Communication - Press

Concern over fresh food export rules

BAHRAINI food traders fear financial losses as adapting to new rules to export to neighbouring Saudi Arabia could take longer than the October 1 deadline.

They now require new certificates to export food products to Saudi Arabia; halal, ISO 22000, and hazard analysis and critical control points (HACCP) certifications.

Halal

Bahrain food traders currently get their products halal certified (permitted under the Islamic law) from certain centres before they are exported to Saudi.

However, the Saudi Food and Drug Authority (SFDA) said it no longer recognises these centres.

During a meeting organised yesterday by the Bahrain Chamber of Commerce and Industry (BCCI), traders raised concerns about the possibility of missing the looming deadline because obtaining the certifications, especially the ISO 22000, could take up to six months.

Process

Chicken, meat and fish are the top food exports from Bahrain to Saudi Arabia, followed by other products such as sweets.

“It is a long process for a business to obtain an ISO 22000 certificate, and even if they apply now they will not receive it by the deadline,” said Hussain Hamad Showaiter Sweets Group chief executive Dr Maryam Aldhain.

“There is still clarity required on the time frame for the entire process to be completed, or will the Saudi authorities recognise the process in stages?”

The meeting was chaired by SFDA enforcement and inspection executive director Dr Mohamed Al Dahas, where he briefed businessmen on the certifications – adding that the rules were not new but were being applied for the first time on Gulf traders as well.

“There are no changes to the rules, but what we are doing is making it more transparent now by applying them to other countries including those in the Gulf,” he said.

“Food manufacturers and exporters who export their products (from Bahrain) need these certificates to facilitate their access into the Saudi market.

“We are reaching out to our colleagues in Bahrain and briefing them about the certifications, and according to the decree issued, from October 1 all food imports into the Saudi market need to meet these requirements.”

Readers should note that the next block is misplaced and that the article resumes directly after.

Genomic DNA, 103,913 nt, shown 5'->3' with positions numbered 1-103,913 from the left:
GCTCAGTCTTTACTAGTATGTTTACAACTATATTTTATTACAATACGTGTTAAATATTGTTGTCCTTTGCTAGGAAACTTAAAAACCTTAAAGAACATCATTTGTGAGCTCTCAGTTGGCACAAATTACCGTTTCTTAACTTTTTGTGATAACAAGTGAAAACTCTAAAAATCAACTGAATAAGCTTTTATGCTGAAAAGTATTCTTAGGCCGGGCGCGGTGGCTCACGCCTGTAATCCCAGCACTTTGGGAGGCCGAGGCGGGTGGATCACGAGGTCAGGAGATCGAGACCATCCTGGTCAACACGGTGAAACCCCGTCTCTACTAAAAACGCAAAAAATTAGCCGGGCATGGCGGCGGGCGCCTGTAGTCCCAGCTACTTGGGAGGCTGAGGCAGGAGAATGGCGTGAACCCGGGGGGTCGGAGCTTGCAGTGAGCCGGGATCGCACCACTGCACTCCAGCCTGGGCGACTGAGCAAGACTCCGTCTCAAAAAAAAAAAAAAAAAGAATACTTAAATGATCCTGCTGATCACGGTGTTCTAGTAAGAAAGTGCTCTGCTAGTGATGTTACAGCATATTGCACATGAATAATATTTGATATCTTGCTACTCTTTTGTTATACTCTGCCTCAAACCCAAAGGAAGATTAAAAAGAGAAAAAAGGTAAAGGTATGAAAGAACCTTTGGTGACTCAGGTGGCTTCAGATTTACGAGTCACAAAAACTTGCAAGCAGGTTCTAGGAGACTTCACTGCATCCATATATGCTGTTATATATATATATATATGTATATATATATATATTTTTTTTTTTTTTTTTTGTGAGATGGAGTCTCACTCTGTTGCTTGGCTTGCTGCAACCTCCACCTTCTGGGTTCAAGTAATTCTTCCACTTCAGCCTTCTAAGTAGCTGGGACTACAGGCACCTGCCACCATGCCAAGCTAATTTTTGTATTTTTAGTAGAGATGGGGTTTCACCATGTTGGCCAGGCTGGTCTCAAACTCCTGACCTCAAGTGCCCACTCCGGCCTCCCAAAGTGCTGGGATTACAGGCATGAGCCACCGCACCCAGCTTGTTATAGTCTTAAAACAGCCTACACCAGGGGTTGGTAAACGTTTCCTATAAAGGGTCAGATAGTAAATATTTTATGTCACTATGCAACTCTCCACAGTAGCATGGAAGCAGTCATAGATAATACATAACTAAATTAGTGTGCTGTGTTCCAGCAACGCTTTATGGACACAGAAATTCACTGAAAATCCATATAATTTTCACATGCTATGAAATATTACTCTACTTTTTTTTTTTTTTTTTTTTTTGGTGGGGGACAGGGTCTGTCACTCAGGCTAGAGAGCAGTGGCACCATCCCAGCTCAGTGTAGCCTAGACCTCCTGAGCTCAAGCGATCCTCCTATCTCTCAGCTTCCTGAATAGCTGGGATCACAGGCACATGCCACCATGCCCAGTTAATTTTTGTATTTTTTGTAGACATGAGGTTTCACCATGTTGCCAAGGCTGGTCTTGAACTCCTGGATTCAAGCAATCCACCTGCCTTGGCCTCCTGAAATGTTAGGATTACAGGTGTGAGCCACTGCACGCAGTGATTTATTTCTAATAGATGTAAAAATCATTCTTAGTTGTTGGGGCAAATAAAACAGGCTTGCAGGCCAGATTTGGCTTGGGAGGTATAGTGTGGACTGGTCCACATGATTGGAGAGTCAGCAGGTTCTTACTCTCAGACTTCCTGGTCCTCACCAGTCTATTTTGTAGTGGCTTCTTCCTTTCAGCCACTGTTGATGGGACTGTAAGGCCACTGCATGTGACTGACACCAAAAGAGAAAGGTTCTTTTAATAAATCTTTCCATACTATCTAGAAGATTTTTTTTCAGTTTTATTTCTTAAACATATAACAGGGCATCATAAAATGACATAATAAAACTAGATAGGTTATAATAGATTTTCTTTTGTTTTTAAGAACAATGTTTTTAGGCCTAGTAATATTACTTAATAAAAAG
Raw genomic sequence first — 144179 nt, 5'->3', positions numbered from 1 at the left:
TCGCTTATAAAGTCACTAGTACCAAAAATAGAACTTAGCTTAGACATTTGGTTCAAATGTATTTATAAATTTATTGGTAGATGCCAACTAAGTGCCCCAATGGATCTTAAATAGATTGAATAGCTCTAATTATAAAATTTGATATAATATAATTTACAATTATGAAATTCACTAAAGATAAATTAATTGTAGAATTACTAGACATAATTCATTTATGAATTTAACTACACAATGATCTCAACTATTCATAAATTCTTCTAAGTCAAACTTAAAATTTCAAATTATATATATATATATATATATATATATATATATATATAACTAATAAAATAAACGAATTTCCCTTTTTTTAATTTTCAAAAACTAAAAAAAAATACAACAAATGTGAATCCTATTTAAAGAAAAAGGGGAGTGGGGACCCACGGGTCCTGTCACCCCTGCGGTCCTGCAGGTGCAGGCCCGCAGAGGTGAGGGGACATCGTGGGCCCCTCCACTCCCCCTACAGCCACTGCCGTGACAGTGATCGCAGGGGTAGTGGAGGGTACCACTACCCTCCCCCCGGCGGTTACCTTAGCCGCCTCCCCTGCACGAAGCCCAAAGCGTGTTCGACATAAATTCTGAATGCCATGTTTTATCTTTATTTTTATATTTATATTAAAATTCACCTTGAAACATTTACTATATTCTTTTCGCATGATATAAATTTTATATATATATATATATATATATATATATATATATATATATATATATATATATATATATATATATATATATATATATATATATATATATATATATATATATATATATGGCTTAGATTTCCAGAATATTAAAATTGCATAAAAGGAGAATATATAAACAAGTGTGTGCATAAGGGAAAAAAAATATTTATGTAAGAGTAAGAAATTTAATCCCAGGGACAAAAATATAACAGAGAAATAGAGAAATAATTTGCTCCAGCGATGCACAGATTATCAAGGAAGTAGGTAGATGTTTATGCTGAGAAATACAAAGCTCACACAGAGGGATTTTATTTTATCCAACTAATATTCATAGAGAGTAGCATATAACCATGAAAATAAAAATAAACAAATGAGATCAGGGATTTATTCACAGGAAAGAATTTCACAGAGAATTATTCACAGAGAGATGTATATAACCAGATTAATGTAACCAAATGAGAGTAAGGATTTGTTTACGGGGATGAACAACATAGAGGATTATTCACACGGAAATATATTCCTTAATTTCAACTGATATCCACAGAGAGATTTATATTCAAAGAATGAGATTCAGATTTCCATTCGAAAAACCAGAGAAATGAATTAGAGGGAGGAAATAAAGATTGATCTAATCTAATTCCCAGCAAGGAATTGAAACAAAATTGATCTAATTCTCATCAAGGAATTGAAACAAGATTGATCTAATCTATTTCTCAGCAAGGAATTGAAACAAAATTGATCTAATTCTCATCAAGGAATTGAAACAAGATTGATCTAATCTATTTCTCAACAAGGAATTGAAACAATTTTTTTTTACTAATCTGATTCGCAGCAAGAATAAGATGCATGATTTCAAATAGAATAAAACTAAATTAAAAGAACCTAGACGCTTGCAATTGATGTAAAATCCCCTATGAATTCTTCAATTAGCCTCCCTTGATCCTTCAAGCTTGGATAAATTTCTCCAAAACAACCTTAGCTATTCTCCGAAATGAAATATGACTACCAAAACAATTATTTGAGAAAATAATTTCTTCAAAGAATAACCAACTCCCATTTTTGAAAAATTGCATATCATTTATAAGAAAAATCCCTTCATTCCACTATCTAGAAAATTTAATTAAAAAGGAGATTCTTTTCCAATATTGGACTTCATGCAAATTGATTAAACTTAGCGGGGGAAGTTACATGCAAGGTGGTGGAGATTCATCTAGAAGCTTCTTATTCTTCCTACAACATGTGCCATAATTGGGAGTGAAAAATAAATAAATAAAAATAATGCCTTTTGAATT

The meeting was also attended by officials from the Health Ministry and the Industry, Commerce and Tourism Ministry, who interacted with nearly 50 businessmen taking part.

It was held at the BCCI headquarters in Sanabis and organised by its Food Wealth Committee to educate traders on how to avoid financial losses or disruption at the port as a result of non-compliance.

Committee chairman Khalid Al Amin also told businessmen that talks on providing a grace period to Bahraini traders were being discussed in order to help them during the transitioning period.

“Chicken, meat and fish are top food exports from Bahrain to Saudi followed by other products such as sweets,” said Mr Al Amin.

“All of them have to adjust to the new rules that were already in place but Bahrain was granted an exception.

“Traders in Bahrain have started applying for the certificates, but this will take time and it is likely they will miss the October deadline.

“However, Saudi authorities are flexible and understand the concerns of the Bahraini food traders and we are in talks for a grace period for the first few months.”

Validation

Mr Al Amin also revealed that Saudi health authorities were in contact with their counterparts in Bahrain to validate the halal certifications.

“There is an office of a Dubai-based Halal certification centre in Bahrain that is currently issuing certificates,” he added.

“The process has started and now the plan is that laboratories at the Health Ministry will do tests for exported products to Saudi and issue the certificates.”

However, he said food traders were angered by the added costs to obtain all three certificates.

“It is an added cost to the business, but now once our traders get these certificates, they can export it around the world,” he said.

Indonesian Embassy officials previously told the GDN that talks were underway between Bahraini authorities and the National Islamic Finance Committee (NIFC) to set up a halal certification agency in Manama.

Bahraini exports to Saudi Arabia account for about 60 per cent of the volume of trade exchange between the two countries.

With a value of BD113 million, Saudi Arabia was ranked the top importer of Bahraini products, followed by the UAE with BD71m and Egypt in third place with BD69m during the fourth quarter of last year, according to a report by the Information and eGovernment Authority.

Source: http://www.gdnonline.com/Details/585551/Concern-over-fresh-food-export-rules

 

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